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Engagement in Practice: Project-Based Community Engagement Model Preliminary Case Studies

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2021 ASEE Virtual Annual Conference Content Access


Virtual Conference

Publication Date

July 26, 2021

Start Date

July 26, 2021

End Date

July 19, 2022

Conference Session

Community-Engaged Engineering Education Challenges and Opportunities in Light of COVID-19 Paper Presentations 2

Tagged Divisions

Liberal Education/Engineering & Society, Community Engagement Division, and Equity, Culture & Social Justice in Education

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Paper Authors


Paul A. Leidig P.E. Purdue University at West Lafayette

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Paul A. Leidig is a PhD student in Engineering Education and a member of the instructional team for the Engineering Projects In Community Service (EPICS) program at Purdue University in West Lafayette, Indiana. He received his Bachelors of Science in Architectural Engineering from the Milwaukee School of Engineering and Masters of Science in Civil Engineering from the University of Illinois at Urbana-Champaign. Mr. Leidig is licensed as a Professional Engineer in the state of Colorado and has six years of industry experience in structural engineering consulting. Throughout his student and professional activities, he has focused on community-engaged engineering and design for over thirteen years.

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William C. Oakes Purdue University at West Lafayette Orcid 16x16

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William (Bill) Oakes is a 150th Anniversary Professor, the Director of the EPICS Program and one of the founding faculty members of the School of Engineering Education at Purdue University. He has held courtesy appointments in Mechanical, Environmental and Ecological Engineering as well as Curriculum and Instruction in the College of Education. He is a registered professional engineer and on the NSPE board for Professional Engineers in Higher Education. He has been active in ASEE serving in the FPD, CIP and ERM. He is the past chair of the IN/IL section. He is a fellow of the Teaching Academy and listed in the Book of Great Teachers at Purdue University. He was the first engineering faculty member to receive the national Campus Compact Thomas Ehrlich Faculty Award for Service-Learning. He was a co-recipient of the National Academy of Engineering’s Bernard Gordon Prize for Innovation in Engineering and Technology Education and the recipient of the National Society of Professional Engineers’ Educational Excellence Award and the ASEE Chester Carlson Award. He is a fellow of the American Society for Engineering Education and the National Society of Professional Engineers.

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Existing community engagement and service-learning models intrinsically focus on placement-based experiences. This matches much of the early work in service-learning and fits those contexts well. However, engineering community engagement is typically project-based, which introduces elements and considerations not explicitly covered by these existing models. Balancing the many aspects and interconnections of high-impact community engagement is challenging. A project deliverable is central to many engineering experiences, while the project process, including activities and relationships, also binds the system and experience together. Both of these generate and redistribute value to the stakeholders from the resources input. A visual model has been developed which facilitates reflection on program design, development, and assessment. The model drives intentional consideration, definition, and organization of stakeholders, project deliverables, project process, recourses input, and value produced.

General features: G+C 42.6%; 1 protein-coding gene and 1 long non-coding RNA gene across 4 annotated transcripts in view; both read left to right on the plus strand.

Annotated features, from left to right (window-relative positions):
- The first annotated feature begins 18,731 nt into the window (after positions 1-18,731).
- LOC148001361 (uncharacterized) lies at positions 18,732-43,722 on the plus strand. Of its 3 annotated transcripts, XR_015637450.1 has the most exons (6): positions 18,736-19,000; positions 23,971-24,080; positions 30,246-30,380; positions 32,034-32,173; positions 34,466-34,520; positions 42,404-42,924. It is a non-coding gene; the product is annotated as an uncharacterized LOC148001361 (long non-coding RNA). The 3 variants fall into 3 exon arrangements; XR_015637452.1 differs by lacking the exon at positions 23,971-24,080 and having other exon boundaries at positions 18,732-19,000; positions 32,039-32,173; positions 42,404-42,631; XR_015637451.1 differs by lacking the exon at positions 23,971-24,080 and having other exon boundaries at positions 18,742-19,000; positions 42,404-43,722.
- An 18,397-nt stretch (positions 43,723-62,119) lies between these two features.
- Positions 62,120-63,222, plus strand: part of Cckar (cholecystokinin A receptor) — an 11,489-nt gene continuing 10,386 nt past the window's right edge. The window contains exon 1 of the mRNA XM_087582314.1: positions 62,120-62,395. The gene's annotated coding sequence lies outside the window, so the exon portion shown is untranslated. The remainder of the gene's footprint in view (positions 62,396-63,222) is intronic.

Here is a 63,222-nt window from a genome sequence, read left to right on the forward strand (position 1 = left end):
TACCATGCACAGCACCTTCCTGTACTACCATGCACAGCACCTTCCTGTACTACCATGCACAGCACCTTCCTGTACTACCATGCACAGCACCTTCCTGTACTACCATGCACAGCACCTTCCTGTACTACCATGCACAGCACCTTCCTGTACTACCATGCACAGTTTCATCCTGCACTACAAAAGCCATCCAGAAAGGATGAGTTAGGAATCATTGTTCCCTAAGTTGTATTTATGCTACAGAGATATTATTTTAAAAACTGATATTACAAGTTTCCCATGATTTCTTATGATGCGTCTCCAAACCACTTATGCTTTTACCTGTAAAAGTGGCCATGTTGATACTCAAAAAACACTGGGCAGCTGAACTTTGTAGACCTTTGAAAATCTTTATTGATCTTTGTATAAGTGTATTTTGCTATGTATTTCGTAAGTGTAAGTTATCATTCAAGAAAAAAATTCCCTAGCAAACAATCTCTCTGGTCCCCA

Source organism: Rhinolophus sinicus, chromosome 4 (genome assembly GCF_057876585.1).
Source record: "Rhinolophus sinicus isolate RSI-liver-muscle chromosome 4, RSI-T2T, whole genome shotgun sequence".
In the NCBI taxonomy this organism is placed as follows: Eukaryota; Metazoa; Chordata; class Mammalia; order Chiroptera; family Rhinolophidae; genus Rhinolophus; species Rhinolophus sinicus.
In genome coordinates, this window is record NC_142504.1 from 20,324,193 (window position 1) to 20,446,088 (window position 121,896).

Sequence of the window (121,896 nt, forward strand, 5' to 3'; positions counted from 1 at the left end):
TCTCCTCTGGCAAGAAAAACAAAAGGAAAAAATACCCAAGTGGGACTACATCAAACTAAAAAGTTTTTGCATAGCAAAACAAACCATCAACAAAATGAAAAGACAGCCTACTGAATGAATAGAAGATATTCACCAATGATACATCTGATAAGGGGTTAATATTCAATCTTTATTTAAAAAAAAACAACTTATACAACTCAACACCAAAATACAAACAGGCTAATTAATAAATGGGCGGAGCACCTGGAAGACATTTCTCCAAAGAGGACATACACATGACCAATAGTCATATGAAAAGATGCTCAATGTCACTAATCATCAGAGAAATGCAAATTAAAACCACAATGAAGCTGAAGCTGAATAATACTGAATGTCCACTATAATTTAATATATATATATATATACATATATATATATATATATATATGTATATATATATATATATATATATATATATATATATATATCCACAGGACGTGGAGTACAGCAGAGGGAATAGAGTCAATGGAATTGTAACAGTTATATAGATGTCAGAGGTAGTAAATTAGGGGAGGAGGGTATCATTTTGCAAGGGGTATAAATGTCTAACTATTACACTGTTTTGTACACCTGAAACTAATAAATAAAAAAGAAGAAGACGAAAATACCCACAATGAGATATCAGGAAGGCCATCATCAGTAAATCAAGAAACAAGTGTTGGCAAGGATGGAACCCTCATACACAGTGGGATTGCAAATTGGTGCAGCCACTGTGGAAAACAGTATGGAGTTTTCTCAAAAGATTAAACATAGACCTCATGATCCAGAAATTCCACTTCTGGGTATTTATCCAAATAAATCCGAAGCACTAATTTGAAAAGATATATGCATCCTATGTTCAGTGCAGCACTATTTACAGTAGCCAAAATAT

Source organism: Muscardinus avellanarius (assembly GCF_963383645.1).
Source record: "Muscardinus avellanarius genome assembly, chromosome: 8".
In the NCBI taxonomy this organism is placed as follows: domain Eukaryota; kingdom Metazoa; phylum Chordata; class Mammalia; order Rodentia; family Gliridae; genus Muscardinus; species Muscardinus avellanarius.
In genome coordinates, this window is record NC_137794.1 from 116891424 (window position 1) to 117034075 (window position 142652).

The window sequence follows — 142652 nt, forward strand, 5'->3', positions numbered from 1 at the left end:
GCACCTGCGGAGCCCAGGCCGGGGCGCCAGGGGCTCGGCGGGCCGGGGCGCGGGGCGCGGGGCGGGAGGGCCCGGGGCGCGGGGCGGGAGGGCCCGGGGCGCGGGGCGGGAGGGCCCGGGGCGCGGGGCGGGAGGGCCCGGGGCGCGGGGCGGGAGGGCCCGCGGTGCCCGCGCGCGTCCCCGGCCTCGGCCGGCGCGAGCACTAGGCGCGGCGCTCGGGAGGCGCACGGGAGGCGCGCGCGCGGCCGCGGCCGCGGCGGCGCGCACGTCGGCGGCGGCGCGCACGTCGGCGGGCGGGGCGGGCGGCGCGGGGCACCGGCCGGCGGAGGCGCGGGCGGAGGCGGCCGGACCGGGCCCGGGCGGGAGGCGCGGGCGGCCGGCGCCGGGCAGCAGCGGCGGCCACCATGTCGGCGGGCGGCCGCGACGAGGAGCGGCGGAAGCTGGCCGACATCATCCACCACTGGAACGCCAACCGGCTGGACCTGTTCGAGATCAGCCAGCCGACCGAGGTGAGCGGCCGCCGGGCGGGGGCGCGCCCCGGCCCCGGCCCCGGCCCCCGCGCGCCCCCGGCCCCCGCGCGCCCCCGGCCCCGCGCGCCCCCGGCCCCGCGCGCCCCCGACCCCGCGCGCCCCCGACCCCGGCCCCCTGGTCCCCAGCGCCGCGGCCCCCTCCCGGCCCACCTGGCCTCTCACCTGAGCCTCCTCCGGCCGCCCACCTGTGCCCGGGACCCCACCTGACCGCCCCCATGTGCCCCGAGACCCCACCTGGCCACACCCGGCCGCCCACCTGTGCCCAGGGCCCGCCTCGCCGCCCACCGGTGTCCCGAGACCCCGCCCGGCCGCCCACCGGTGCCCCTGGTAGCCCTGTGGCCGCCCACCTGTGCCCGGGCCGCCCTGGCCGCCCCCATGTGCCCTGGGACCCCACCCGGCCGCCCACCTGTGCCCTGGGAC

This newly created model has been applied to two cases, as examples of how it can be utilized across diverse programs. One program is large and has a strong emphasis on design. The second is smaller and focused on outreach. Both engage primarily engineering students and seek to balance the interests of multiple partners. The model is shown to be adaptable for these differing cases and provides an effective framework for reflection on their structures. The model offers opportunities to explicitly define stakeholders as well as to highlight and discuss both the recourses provided and the value gained by each of the various stakeholders through the engagement project deliverables and process. Examples are shared from each of the cases considered in this paper. Discussion is included on the value of the modeling process, in addition to where the model can be applied as a practical program tool or scholarly theoretical framework. Future work will include refining the model and adding tools to make the model even more helpful to practitioners and researchers.

Leidig, P. A., & Oakes, W. C. (2021, July), Engagement in Practice: Project-Based Community Engagement Model Preliminary Case Studies Paper presented at 2021 ASEE Virtual Annual Conference Content Access, Virtual Conference. 10.18260/1-2--37042

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